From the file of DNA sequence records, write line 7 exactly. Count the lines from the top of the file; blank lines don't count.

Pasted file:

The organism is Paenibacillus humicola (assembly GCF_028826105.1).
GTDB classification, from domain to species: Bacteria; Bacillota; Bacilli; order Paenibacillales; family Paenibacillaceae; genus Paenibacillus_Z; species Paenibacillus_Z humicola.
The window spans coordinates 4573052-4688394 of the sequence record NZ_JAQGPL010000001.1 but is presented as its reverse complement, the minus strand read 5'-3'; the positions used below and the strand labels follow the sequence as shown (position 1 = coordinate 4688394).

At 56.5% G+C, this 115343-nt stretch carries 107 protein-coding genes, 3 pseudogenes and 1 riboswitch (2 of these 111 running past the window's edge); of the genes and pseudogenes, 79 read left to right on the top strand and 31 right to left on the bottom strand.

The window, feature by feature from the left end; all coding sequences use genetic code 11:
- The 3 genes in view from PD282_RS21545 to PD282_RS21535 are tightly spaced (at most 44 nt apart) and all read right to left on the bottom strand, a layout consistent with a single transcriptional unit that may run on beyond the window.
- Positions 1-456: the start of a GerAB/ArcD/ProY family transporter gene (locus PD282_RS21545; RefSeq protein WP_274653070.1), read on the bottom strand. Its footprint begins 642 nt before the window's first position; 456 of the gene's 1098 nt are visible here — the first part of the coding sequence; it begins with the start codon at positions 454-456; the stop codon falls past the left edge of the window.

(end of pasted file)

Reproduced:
- Positions 1-456: the start of a GerAB/ArcD/ProY family transporter gene (locus PD282_RS21545; RefSeq protein WP_274653070.1), read on the bottom strand. Its footprint begins 642 nt before the window's first position; 456 of the gene's 1098 nt are visible here — the first part of the coding sequence; it begins with the start codon at positions 454-456; the stop codon falls past the left edge of the window.